Based on the research of: Efraim Benmelech. Janice C. Eberly, Joshua Krieger, and Dimitris Papanikolaou
For the past 30 years, economists have faced a stubborn puzzle. Firms have increasingly invested in innovation—in the form of research and development, software, and patents—but those investments have not produced a corresponding rise in overall economic productivity. In fact, by some estimates, productivity growth since 2006 has been slower than any in decade of recorded American history.
This mismatch “doesn’t accord with intuition,” says Kellogg finance professor Janice Eberly. Historically, major innovations have accelerated productivity growth. The mass adoption of electric power, for example, made machines and the workers who operated them more efficient, and the widespread availability of antibiotics improved the quality and size of the labor force. “When we look at past productivity booms, they can often be traced to fundamental innovations,” Eberly says.
So why isn’t this the case with the present economy?
“We know there’s a lot of software being written. There are patents being granted and implemented. There was an increase in productivity in the late 1990s, and then productivity growth has been weak ever since,” Eberly says.
Eberly and her Kellogg School colleagues Efraim Benmelech and Dimitris Papanikolaou, along with Joshua Krieger of Harvard Business School, wondered if a parallel trend might be related. Namely, during those same decades, Americans were living longer, and the share of older Americans in the population has risen, as the baby boomers age. Average male life expectancy increased from 70 to 76.3 between 1980 and 2018. Yet men were still retiring from the workforce at roughly the same age (66) as they had been for decades.
How might living longer and having more seniors in the economy relate to the puzzle of declining productivity growth in the U.S.? Perhaps, the researchers posited, the benefits of firms’ increased investment in innovation were somehow transferring to aging Americans. Their quality of life might have improved, but since they are retired, that wouldn’t translate into productivity growth in the economy at large.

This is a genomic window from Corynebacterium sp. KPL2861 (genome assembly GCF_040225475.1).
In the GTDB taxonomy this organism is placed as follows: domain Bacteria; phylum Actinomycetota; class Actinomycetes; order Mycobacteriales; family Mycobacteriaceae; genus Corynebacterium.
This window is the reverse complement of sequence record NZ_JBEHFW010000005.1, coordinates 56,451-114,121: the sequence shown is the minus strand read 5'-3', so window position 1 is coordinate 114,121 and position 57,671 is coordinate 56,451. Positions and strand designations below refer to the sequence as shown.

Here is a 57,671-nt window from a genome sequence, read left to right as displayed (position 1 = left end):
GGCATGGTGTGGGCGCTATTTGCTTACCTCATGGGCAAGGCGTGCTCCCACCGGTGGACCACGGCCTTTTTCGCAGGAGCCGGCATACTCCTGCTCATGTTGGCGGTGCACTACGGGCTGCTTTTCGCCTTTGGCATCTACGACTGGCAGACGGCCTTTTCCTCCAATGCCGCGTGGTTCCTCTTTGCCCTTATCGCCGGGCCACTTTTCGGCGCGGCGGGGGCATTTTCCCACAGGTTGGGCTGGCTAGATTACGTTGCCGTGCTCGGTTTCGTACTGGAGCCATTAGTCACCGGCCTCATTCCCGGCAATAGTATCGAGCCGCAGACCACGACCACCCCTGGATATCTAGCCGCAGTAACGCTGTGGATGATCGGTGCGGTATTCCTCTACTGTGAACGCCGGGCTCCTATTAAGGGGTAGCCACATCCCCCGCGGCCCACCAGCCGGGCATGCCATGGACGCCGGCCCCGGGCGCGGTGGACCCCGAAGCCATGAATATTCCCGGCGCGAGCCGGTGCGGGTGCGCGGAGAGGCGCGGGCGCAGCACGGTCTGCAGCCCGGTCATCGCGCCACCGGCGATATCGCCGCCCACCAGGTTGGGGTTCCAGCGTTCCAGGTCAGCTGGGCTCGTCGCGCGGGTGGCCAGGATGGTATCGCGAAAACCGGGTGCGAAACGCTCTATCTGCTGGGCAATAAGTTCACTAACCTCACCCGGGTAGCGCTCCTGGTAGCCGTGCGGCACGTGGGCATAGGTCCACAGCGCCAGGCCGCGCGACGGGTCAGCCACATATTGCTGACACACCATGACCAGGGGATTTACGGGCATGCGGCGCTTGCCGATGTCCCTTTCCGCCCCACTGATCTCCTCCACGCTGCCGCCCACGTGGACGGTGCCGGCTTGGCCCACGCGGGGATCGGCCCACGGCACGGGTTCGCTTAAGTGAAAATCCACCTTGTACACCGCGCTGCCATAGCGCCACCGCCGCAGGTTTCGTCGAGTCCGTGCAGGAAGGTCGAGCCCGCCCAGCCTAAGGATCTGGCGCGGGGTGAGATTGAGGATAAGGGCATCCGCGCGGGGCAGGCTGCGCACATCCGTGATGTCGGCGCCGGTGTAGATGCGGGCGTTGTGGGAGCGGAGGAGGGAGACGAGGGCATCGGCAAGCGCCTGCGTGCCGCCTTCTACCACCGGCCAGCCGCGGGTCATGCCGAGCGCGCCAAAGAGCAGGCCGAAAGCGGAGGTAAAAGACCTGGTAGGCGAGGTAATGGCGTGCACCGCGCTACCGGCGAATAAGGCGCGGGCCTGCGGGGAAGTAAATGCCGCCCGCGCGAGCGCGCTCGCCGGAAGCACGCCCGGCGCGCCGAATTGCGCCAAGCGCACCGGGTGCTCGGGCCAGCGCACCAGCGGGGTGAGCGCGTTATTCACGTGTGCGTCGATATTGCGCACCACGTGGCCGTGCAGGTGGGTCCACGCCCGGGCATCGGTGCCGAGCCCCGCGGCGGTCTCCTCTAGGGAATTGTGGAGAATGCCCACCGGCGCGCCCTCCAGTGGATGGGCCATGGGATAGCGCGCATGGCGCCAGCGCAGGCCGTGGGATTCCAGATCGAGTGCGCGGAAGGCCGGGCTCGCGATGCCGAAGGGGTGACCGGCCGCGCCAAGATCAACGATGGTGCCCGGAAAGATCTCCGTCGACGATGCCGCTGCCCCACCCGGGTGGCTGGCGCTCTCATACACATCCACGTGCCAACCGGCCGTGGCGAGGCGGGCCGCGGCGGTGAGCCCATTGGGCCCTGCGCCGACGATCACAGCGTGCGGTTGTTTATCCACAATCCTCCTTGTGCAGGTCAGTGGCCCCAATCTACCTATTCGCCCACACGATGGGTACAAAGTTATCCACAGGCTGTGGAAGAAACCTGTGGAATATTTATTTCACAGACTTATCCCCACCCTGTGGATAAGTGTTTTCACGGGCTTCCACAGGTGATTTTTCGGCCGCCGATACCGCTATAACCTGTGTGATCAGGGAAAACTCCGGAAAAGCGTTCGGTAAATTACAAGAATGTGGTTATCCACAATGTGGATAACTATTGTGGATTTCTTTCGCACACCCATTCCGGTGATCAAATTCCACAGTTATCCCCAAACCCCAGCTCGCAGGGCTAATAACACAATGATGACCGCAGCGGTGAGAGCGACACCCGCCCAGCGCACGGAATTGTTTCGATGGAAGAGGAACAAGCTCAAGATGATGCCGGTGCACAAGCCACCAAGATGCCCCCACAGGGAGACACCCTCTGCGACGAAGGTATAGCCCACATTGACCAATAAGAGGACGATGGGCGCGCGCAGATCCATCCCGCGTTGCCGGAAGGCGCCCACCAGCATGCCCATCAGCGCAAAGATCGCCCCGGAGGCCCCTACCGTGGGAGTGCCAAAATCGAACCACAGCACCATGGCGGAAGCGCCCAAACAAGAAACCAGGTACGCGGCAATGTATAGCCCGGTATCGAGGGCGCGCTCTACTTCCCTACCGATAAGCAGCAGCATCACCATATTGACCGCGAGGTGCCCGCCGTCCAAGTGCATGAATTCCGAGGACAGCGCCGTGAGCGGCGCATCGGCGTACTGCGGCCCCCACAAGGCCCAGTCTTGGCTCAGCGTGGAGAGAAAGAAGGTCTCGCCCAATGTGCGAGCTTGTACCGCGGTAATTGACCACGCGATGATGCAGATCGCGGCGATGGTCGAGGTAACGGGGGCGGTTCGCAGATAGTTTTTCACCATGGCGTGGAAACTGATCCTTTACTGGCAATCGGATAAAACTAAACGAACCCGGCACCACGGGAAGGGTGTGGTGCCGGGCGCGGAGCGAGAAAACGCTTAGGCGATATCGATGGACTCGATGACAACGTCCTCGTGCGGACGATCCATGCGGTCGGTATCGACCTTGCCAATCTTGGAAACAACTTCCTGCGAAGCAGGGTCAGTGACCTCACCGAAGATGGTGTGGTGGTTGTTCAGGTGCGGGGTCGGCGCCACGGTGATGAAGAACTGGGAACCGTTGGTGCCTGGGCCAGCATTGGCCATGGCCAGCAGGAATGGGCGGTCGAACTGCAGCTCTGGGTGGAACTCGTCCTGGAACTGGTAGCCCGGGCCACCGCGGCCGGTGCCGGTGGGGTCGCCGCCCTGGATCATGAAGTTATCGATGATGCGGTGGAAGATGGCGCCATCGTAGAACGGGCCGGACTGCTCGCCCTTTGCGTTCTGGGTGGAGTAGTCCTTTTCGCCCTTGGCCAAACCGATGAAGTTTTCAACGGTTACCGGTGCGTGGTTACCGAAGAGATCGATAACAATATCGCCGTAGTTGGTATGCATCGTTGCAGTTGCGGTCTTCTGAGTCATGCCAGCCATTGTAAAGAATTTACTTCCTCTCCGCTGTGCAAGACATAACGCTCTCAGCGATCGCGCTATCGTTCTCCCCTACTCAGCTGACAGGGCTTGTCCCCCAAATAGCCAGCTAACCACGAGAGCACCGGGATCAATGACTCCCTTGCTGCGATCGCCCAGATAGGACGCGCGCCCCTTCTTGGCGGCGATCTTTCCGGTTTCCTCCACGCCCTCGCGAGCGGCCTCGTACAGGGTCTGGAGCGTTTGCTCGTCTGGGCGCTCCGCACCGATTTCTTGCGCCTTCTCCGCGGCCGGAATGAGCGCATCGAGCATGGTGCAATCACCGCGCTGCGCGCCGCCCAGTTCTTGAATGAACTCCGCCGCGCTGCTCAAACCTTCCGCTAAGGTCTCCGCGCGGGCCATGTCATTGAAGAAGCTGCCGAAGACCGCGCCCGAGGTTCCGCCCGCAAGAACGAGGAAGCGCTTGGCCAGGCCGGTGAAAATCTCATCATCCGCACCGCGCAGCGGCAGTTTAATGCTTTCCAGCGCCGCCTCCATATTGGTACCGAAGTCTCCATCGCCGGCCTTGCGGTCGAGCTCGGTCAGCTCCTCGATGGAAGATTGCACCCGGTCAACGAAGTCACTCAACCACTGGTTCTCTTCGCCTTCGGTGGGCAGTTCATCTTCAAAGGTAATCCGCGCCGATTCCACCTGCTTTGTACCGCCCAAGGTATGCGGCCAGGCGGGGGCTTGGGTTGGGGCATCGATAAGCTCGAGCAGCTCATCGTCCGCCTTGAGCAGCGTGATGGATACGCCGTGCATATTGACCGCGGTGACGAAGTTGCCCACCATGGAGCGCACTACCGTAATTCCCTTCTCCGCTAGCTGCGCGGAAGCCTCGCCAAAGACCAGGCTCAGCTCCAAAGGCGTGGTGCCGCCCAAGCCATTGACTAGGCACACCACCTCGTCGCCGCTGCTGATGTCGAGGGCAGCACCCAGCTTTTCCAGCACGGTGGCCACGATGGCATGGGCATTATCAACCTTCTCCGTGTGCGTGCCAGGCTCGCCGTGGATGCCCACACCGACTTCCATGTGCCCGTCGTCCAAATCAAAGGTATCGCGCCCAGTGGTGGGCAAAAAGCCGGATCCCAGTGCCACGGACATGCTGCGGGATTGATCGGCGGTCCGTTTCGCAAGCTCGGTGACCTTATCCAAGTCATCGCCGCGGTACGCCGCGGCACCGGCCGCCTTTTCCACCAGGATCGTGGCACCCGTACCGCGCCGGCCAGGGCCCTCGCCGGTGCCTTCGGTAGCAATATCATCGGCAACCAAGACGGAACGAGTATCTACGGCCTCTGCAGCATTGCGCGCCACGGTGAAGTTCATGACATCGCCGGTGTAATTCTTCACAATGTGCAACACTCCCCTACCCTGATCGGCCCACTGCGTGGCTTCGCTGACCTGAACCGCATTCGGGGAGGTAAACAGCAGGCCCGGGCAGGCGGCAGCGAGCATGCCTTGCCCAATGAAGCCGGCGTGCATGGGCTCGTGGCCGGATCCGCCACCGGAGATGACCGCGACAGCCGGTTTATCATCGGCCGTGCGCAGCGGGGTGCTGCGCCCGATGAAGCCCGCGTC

What kind of firms invest heavily in patents, software, and R&D—but also target older customers? Pharmaceutical companies. The researchers hypothesized that a significant portion of these companies’ innovation-driven investments over the past two decades was directed at developing treatments for diseases common in people aged 65 or older.
After examining data on pharma firms’ drug-development efforts and comparing them to overall spending on R&D, the researchers found that this was exactly the case. Pharmaceutical companies were focusing a third of their innovation investments on people who were no longer in the workforce.
“It might be very good for those patients’ welfare,” Eberly explains. “But it’s not going to help productivity.”
To Eberly, the productivity-growth puzzle is more than academic. “When economies grow, they can usually achieve improvements in standards of living,” she says. But if productivity growth continues to lag, those standards of living could lag, too—which will affect everyone, not just longer-living retirees. What’s especially compelling is this connection between two very large trends that will have a profound impact on our future.”
Innovating for the Elderly
The researchers began by establishing that senior citizens do, in fact, consume more prescription pharmaceuticals than other age groups.
After analyzing a survey of medical expenditures for tens of thousands of patients between 1996 and 2015, the researchers found that patients over the age of 65 spend the most per capita on prescription drugs: $2,531 in 2015, compared with $1,758 spent by the 45–64 age group. That consumption has steadily grown over time, too.